washingtonpost.com  > Technology > Tech Policy > ICANN

Quick Quotes

Race Is On for Control of Key Internet Domain

By David McGuire
washingtonpost.com Staff Writer
Wednesday, January 19, 2005; 9:46 AM

The search for the next operator of "dot-net" -- the world's fourth largest Internet domain -- is officially underway, as bidders from around the world had until late last night to submit their applications to the group that oversees the Internet's global addressing system.

The Marina del Rey, Calif.-based Internet Corporation for Assigned Names and Numbers (ICANN) will review the bids with the help of a soon-to-be-named third-party evaluator and choose the next operator for the ".net" registry sometime in March, subject to aproval by the federal government.

_____ICANN Headlines_____
Firms Bid to Control .net Addresses (The Washington Post, Jan 20, 2005)
Key Internet Domain Up for Grabs (washingtonpost.com, Oct 25, 2004)
AU President Loses Web Site Challenge (The Washington Post, Oct 21, 2004)
Tech Policy Section

Whoever controls the registry controls the global master list of Internet addresses ending in ".net." It is home to roughly 5 million addresses (a fraction of the 35 million registered under ".com") but plays a critical role in a vast amount of important Internet traffic. ICANN's decision has far-reaching implications for the Internet, and the world's largest high-tech firms are watching the competition closely.

The current operator of .net, Mountain View, Calif-based VeriSign Inc., estimates that $700 billion annually -- nearly 30 percent -- of all e-commerce travels through the domain. In addition, nearly 150 billion e-mails pass through .net addresses every day. Comcast, AT&T and Earthlink Internet customers all receive .net e-mail addresses.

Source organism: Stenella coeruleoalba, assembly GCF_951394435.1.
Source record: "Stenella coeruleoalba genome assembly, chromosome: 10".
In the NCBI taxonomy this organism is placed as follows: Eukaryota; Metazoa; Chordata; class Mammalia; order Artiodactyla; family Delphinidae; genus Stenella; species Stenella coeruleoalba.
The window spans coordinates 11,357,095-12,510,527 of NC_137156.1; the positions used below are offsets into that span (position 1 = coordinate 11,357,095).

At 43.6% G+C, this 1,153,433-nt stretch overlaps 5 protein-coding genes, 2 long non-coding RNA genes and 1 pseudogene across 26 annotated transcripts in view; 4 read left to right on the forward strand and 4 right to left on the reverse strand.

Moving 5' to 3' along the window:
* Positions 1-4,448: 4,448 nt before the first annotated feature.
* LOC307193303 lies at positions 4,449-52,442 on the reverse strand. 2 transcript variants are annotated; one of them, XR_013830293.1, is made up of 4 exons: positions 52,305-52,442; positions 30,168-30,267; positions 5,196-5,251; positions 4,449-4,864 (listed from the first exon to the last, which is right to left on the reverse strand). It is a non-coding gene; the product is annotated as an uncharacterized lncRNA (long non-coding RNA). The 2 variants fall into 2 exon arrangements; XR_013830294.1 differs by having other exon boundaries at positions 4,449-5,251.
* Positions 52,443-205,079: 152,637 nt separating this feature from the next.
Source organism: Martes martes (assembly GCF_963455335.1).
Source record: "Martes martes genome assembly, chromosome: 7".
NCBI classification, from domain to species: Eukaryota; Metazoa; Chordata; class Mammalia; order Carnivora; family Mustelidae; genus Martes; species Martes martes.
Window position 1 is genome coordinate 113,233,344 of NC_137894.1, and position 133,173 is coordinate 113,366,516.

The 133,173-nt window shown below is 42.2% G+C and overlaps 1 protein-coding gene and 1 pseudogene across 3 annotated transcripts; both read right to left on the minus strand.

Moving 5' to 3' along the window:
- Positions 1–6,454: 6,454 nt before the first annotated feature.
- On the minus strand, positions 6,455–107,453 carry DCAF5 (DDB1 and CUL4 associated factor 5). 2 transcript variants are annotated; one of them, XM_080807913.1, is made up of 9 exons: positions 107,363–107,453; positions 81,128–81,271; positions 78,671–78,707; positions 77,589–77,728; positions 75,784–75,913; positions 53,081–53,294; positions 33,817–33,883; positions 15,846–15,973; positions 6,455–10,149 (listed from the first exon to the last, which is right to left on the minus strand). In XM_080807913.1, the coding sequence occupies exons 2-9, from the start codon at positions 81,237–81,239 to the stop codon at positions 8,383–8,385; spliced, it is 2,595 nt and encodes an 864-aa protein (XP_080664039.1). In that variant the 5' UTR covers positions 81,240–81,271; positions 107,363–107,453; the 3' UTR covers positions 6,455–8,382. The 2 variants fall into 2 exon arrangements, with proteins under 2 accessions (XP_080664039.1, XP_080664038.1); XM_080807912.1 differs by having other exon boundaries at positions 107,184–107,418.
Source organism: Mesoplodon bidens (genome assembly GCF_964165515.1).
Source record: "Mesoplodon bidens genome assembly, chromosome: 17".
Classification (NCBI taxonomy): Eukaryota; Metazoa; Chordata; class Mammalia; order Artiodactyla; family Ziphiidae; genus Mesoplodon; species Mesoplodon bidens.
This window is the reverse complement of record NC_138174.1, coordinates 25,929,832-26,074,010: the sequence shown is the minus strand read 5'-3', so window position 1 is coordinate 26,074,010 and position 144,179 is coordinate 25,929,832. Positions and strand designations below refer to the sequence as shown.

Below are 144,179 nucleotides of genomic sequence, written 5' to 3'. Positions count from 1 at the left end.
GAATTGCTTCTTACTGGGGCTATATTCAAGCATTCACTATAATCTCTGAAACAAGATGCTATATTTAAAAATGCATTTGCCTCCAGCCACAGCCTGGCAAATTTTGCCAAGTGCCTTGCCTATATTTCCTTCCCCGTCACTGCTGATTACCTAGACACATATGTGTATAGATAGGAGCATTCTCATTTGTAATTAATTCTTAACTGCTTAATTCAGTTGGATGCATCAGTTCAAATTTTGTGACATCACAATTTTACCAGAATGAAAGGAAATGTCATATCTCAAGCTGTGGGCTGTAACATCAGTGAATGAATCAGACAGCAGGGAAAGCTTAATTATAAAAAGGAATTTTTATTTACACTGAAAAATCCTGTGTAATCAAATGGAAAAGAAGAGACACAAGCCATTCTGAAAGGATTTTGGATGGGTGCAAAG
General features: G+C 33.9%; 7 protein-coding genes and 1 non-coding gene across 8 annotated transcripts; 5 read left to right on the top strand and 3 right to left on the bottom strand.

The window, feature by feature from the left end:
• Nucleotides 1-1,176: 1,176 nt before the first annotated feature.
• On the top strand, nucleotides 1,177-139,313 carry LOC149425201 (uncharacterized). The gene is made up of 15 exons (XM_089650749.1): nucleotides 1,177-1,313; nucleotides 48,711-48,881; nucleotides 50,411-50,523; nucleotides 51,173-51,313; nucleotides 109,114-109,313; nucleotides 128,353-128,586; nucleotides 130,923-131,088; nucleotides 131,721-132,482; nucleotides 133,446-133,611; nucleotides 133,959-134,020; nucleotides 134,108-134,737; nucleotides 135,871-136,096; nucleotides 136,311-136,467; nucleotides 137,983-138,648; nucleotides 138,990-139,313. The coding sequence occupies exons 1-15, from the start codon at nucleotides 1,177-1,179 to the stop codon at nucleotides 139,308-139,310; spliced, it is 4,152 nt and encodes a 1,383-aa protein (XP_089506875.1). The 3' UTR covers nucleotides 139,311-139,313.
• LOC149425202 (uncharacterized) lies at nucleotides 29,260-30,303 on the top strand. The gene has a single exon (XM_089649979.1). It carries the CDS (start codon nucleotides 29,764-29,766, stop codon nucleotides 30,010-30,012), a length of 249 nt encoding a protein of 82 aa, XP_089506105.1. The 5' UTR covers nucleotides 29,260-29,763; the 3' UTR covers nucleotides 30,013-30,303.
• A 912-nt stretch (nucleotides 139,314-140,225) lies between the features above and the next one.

A domain operator makes sure that the registry contains the information that Internet switching systems need to direct traffic to the right recipients, and that the information is accurate. If the .net list had errors or became unavailable, critical swaths of the Internet could go dark.

"Not only is it home to a lot of e-mail and Web sites, but ... a lot of the plumbing of the Internet uses dot-net," said Richard Tindal, vice president of registry for Sterling, Va.-based NeuStar, one of a handful of companies bidding to run the domain.

ICANN -- created in the late 1990s under the auspices of the U.S. government to introduce competition to the domain name system -- would not say how many bids it had received, but officials didn't expect to get more than six, given the relatively small universe of companies with the technological infrastructure capable of handling such a task. ICANN President Paul Twomey affirmed that the group's top priority will be finding an operator who can run the domain stably and securely, a spokesman said.

In addition to the prestige of managing one of the Internet's largest domains, the winning applicant will take in roughly $30 million in annual registration fees. Although the selection process began officially last night at midnight Pacific Time, many of the bidders have been touting their proposals for months.

One of the most vocal bidders has been VeriSign itself. In 1999, VeriSign inked deals with ICANN and the federal government that effectively ensured that the company would maintain control of .com in perpetuity. In return, VeriSign -- which once held a government-approved monopoly over the entire domain-name market -- agreed to relinquish exclusive control over ".org" (the world's fifth largest domain) and .net.

But while the contract required VeriSign to give up .org outright, it didn't prohibit the company from bidding to retain control of .net. VeriSign has submitted a bid and is lobbying hard to keep the lucrative domain.


CONTINUED    1 2    Next >

© 2005 TechNews.com